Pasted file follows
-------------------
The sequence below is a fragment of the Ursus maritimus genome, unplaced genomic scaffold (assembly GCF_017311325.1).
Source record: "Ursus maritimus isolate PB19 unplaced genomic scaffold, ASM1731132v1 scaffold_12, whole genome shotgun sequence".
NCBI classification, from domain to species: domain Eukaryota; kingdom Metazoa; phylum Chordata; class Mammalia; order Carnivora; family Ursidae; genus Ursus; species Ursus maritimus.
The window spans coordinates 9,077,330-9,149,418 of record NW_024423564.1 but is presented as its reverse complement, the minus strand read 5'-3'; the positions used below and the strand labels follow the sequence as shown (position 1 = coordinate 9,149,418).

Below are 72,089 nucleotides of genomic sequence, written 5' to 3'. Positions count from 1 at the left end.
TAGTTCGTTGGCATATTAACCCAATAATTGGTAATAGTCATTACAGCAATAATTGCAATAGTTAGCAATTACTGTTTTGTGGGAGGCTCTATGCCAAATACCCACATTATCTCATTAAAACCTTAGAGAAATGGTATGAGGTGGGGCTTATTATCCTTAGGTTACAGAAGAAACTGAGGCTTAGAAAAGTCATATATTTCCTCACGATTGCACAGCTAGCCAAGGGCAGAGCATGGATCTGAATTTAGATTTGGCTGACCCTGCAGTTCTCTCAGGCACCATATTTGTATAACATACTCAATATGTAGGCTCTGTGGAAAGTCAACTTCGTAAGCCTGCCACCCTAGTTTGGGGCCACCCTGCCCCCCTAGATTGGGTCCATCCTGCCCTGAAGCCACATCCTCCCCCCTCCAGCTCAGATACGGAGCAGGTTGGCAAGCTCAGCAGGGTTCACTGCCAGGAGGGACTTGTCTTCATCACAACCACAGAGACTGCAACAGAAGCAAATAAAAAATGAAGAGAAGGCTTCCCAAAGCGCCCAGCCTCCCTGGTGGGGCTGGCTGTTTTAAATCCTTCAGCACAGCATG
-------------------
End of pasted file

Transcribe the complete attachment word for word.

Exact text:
The sequence below is a fragment of the Ursus maritimus genome, unplaced genomic scaffold (assembly GCF_017311325.1).
Source record: "Ursus maritimus isolate PB19 unplaced genomic scaffold, ASM1731132v1 scaffold_12, whole genome shotgun sequence".
NCBI classification, from domain to species: domain Eukaryota; kingdom Metazoa; phylum Chordata; class Mammalia; order Carnivora; family Ursidae; genus Ursus; species Ursus maritimus.
The window spans coordinates 9,077,330-9,149,418 of record NW_024423564.1 but is presented as its reverse complement, the minus strand read 5'-3'; the positions used below and the strand labels follow the sequence as shown (position 1 = coordinate 9,149,418).

Below are 72,089 nucleotides of genomic sequence, written 5' to 3'. Positions count from 1 at the left end.
TAGTTCGTTGGCATATTAACCCAATAATTGGTAATAGTCATTACAGCAATAATTGCAATAGTTAGCAATTACTGTTTTGTGGGAGGCTCTATGCCAAATACCCACATTATCTCATTAAAACCTTAGAGAAATGGTATGAGGTGGGGCTTATTATCCTTAGGTTACAGAAGAAACTGAGGCTTAGAAAAGTCATATATTTCCTCACGATTGCACAGCTAGCCAAGGGCAGAGCATGGATCTGAATTTAGATTTGGCTGACCCTGCAGTTCTCTCAGGCACCATATTTGTATAACATACTCAATATGTAGGCTCTGTGGAAAGTCAACTTCGTAAGCCTGCCACCCTAGTTTGGGGCCACCCTGCCCCCCTAGATTGGGTCCATCCTGCCCTGAAGCCACATCCTCCCCCCTCCAGCTCAGATACGGAGCAGGTTGGCAAGCTCAGCAGGGTTCACTGCCAGGAGGGACTTGTCTTCATCACAACCACAGAGACTGCAACAGAAGCAAATAAAAAATGAAGAGAAGGCTTCCCAAAGCGCCCAGCCTCCCTGGTGGGGCTGGCTGTTTTAAATCCTTCAGCACAGCATG